A 2015 protest against the oil pipeline expansion in Fort Langley. (Langley Advance files)

Langley Township seeks more control over Trans Mountain construction

The Township is calling for help from its fellow municipalities.

Langley Township wants the Trans Mountain oil pipeline to respect local rules and regulations before major work begins on the controversial expansion.

The Township has put forward a resolution for this year’s Union of B.C. Municipalities (UBCM) annual convention, taking place this Sept. 10 to 14 in Whistler.

The resolution calls for the federal and provincial governments to “establish enforceable protocols and legally binding agreements” to ensure that the pipeline work complies with local municipal permits before any construction begins.

Last December, the National Energy Board (NEB) ruled that Trans Mountain could undertake construction work in Burnaby even without city zoning approvals.

The Township’s UBCMP motion notes this ruling “has significantly undermined opportunities for all accountable local governments, regions, territories and First Nations representative bodies to protect our local communities from a plethora of environmental and social maladies potentially associated,” with the pipeline project.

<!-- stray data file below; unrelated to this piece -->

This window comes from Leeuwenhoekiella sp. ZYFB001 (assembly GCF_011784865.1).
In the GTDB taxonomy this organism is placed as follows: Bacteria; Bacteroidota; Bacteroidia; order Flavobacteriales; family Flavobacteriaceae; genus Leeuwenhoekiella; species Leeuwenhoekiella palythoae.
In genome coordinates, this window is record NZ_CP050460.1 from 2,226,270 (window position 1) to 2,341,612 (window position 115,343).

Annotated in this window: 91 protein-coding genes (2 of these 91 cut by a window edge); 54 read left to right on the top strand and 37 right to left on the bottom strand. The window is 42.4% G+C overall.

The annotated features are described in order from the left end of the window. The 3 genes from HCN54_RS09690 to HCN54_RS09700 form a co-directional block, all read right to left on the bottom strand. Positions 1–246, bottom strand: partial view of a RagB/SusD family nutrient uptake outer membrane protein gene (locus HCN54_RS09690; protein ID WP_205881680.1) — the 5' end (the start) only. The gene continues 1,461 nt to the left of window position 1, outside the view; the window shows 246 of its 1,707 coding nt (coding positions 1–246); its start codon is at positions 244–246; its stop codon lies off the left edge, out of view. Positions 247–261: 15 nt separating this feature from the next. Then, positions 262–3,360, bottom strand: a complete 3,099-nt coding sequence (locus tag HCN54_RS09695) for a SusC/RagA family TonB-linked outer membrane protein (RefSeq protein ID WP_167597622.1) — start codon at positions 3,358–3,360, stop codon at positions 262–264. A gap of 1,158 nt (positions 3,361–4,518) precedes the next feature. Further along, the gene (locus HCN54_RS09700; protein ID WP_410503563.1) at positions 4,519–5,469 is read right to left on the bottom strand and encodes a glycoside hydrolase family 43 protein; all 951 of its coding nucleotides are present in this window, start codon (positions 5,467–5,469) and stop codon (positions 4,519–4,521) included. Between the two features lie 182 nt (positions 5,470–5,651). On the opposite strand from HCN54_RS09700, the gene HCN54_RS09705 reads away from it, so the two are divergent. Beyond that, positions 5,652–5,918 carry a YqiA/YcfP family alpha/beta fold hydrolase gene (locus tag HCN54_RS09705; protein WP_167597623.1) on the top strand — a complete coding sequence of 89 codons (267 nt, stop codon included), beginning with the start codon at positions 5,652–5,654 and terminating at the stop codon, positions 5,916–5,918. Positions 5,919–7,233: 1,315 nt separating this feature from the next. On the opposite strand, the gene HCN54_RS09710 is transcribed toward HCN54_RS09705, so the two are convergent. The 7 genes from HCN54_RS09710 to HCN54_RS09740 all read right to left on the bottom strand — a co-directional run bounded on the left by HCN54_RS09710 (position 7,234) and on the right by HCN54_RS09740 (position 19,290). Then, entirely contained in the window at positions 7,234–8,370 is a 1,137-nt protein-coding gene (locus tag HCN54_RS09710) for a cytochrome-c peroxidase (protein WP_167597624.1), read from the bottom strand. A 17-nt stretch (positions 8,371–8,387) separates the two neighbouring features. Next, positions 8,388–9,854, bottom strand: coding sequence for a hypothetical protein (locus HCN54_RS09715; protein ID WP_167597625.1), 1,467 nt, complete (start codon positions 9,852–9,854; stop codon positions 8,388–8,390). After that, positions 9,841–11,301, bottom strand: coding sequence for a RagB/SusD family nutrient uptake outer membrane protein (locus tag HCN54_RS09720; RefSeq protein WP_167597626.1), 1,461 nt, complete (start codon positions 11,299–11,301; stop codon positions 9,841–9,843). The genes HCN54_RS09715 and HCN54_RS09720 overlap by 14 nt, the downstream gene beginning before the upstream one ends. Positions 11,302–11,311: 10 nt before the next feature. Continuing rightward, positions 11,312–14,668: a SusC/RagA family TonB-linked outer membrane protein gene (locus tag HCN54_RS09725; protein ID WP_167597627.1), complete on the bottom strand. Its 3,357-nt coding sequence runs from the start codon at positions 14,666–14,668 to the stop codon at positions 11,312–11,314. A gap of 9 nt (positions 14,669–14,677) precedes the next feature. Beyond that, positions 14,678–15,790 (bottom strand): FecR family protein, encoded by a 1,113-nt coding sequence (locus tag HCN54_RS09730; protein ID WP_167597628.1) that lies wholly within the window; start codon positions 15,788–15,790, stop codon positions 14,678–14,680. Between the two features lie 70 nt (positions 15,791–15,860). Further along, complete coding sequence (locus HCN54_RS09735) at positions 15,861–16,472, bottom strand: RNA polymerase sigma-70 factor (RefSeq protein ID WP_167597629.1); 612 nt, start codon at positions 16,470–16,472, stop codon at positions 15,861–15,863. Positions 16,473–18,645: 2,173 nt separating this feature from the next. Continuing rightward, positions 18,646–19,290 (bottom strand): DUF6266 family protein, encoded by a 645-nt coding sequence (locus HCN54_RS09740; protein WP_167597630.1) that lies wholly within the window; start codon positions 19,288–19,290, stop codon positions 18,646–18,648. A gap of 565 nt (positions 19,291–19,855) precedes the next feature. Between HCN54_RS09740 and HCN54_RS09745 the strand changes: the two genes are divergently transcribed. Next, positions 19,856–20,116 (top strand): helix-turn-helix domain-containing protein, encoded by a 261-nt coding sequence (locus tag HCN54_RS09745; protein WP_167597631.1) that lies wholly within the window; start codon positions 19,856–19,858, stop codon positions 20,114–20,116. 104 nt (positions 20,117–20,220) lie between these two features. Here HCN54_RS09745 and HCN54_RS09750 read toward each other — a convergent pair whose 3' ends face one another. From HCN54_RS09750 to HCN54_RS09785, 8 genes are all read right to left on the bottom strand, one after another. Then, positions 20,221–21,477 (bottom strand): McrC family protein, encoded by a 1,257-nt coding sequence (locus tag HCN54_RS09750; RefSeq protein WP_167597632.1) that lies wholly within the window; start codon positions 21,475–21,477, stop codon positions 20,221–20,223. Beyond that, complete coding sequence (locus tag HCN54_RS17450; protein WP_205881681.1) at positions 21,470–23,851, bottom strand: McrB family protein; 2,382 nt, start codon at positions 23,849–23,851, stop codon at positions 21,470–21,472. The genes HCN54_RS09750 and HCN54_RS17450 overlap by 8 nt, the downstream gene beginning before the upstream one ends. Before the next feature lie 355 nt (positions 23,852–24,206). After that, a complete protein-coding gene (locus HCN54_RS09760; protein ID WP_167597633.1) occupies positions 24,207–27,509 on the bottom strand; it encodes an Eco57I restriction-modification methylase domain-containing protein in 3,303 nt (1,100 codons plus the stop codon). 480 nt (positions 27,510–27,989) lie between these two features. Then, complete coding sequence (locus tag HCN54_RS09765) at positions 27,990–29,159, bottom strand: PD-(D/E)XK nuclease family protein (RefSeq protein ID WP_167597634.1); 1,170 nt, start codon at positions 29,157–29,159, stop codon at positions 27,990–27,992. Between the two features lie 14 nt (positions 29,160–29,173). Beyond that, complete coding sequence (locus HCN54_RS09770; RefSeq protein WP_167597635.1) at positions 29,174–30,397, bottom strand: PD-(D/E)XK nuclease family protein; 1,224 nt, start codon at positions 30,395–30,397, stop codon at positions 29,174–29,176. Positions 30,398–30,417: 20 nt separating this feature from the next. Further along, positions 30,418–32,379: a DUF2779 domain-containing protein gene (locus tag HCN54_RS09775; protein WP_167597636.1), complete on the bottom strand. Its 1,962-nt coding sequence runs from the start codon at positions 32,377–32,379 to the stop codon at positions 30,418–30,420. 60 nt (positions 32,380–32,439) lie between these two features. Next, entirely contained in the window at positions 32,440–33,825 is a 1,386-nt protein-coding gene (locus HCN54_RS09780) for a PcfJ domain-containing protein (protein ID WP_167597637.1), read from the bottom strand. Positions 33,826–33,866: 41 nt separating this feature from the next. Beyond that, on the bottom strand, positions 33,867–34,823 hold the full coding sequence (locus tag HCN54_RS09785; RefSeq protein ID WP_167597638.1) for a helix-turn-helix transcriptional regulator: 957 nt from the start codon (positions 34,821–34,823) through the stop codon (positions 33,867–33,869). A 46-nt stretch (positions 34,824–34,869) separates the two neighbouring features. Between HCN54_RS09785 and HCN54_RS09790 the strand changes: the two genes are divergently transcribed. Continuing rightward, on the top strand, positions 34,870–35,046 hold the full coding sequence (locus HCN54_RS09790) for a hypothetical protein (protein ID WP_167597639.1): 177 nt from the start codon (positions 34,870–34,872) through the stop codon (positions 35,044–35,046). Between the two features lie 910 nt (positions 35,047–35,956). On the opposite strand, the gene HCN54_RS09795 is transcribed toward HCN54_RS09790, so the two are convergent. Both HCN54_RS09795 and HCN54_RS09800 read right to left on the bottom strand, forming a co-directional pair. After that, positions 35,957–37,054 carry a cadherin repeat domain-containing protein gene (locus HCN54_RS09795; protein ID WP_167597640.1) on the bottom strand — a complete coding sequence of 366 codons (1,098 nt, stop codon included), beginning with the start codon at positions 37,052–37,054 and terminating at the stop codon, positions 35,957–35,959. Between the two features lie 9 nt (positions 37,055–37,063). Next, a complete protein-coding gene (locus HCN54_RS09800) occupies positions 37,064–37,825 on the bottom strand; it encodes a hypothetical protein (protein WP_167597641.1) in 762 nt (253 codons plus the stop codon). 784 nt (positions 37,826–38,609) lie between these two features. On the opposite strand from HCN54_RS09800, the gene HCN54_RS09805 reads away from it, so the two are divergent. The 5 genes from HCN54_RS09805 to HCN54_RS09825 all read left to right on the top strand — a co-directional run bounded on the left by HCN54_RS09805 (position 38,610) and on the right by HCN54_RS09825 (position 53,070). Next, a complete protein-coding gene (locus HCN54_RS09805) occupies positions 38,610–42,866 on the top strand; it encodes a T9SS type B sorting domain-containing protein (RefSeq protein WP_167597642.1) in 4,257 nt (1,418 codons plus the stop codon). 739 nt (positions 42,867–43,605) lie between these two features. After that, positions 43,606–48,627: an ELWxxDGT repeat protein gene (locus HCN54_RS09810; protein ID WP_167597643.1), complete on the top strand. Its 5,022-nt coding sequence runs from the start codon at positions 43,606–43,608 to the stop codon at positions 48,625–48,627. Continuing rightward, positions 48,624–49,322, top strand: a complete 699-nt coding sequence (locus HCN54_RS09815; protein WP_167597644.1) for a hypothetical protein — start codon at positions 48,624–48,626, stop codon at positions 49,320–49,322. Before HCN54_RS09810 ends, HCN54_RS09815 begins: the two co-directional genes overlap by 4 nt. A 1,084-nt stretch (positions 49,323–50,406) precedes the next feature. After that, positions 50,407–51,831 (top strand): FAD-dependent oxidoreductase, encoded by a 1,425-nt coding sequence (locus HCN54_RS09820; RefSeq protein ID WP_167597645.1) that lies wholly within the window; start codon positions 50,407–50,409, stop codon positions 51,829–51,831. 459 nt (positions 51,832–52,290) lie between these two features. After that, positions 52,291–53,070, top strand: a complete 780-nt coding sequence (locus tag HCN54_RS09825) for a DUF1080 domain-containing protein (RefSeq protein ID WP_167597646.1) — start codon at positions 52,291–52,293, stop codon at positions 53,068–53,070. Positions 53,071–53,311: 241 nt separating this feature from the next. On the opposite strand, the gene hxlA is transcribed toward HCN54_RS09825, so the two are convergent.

Township Mayor Jack Froese said one of the 157 conditions under which the Trans Mountain pipeline is being expanded already requires that the pipeline comply with local bylaws and construction regulations.

But the NEB can overrule local regulations if they’re seen to be deliberately impeding the pipeline.

The resolution is another tool to attempt to ensure local regulations are respected, Froese said.

“We would expect them still to apply… under our permits,” Froese said.

The Township has not been an enthusiastic fan of plans to expand the pipeline.

During public hearings in 2016, the Township’s official statement noted that “Trans Mountain has chosen to pursue approval for the TMX [pipeline] through the most densely populated corridor it could have chosen between Alberta and the Pacific Ocean.”

The Township also raised concerns about the “true cost” of hosting the pipeline, with additional expenses incurred every time the Township builds a road, cleans ditches, or does any other major work near the new stretch of pipeline.

The cost is expected to be in the millions over the years of the pipeline’s operation.

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